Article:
The sense-through-the-wall camera sees through walls. It is a recent technology by Camero, an Israeli company specializing in imaging.
Not only that, but this camera is powerful enough to detect a human in a building through their breathing!
Yes, even if they are more than 164 feet away from the camera.
Emergency responders and military officers can use this camera to know how far a person is from the wall, how many people are there, and what they are doing.
It was successfully deployed on a rescue mission by law enforcers in Mexico, where they managed to rescue the victim based on the data collected from this camera.
While it is simple, it may have to be placed against a wall, so the drone must get really close. But this could work against them since drones are quite detectable due to the propeller sounds.
Can drones look in my window? #
Yes, drones can peer through your window, but even with a good zooming camera, they’d have to be close to your house.
You can detect a drone close to your house due to its blue or red navigation lights or the buzzing sound and report it to a local law enforcement authority.
Can drones see through curtains? #
Curtains greatly hinder the visibility of a normal camera sensor, so it will be difficult for a drone to see through a curtain.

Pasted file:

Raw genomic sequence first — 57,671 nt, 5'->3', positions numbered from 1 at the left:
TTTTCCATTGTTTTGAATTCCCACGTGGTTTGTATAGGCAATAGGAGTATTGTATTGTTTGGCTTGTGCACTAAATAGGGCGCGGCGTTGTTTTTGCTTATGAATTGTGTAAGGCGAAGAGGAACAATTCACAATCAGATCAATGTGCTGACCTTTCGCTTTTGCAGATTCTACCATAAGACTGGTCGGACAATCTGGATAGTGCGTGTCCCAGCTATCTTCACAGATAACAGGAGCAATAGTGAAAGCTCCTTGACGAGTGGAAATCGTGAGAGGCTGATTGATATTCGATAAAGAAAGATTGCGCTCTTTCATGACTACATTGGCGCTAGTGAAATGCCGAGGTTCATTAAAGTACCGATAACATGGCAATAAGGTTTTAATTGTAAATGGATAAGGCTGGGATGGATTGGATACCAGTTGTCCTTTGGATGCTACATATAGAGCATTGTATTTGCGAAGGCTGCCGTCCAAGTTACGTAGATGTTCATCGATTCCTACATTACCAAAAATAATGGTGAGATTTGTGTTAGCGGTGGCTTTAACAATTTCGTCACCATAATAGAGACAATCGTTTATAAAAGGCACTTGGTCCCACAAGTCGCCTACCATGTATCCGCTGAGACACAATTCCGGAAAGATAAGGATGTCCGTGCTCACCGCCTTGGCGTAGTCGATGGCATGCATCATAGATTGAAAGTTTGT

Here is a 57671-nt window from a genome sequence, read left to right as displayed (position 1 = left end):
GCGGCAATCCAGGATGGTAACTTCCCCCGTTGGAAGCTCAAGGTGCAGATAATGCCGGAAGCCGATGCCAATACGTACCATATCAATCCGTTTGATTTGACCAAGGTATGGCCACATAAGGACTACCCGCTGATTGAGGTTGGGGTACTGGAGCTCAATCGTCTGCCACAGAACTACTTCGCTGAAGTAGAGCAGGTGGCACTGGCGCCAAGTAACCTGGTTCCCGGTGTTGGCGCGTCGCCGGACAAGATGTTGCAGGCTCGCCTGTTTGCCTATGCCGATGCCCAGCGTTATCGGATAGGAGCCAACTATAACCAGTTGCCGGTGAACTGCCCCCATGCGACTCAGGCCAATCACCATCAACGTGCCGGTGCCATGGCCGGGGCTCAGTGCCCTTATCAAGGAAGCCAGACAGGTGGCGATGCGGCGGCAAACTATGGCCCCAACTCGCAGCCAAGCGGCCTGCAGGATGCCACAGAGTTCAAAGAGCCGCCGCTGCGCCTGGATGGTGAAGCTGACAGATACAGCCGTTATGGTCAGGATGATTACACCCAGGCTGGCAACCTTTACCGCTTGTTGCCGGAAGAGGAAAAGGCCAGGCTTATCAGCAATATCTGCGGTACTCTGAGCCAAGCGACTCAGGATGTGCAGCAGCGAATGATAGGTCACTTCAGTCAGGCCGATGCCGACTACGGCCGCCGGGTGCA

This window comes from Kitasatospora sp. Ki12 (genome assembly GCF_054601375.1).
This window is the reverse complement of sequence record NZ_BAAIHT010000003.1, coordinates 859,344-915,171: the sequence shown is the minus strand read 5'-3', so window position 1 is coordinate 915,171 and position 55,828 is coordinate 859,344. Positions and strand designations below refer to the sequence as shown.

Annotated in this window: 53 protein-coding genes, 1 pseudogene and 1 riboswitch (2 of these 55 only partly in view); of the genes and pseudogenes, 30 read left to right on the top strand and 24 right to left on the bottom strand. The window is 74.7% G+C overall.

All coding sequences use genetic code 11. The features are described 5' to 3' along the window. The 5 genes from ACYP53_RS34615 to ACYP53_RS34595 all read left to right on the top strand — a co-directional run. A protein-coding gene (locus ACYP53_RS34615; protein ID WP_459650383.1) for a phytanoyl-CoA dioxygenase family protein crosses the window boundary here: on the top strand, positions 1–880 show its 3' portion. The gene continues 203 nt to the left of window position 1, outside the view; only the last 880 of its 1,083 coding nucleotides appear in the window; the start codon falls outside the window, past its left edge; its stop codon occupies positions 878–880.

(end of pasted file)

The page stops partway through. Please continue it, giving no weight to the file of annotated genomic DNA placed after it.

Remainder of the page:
What if it has a thermal camera? Still, curtains will block much of the energy these sensors detect, so not much will be visible.
If you have open windows, drones could see into your house, so consider adding some high-quality curtains.
Can a drone camera see at night? #
Most drone cameras see at night based on the ambient light available but may be limited because they cannot see beyond 165 feet.
Some high-end drones like the DJI Mavic 3 Thermal or Matrice T30 also have thermal cameras, allowing them to see at night even when there’s no ambient light.
Can drones see through walls? Most of them can’t, except for industrial drones fitted with thermal cameras, Wi-Fi RSSI, and other penetrative systems.
Should you be worried? Yes, some worry is warranted, especially given the fact that a drone can be used to intercept your Wi-Fi system and spy on you through your devices.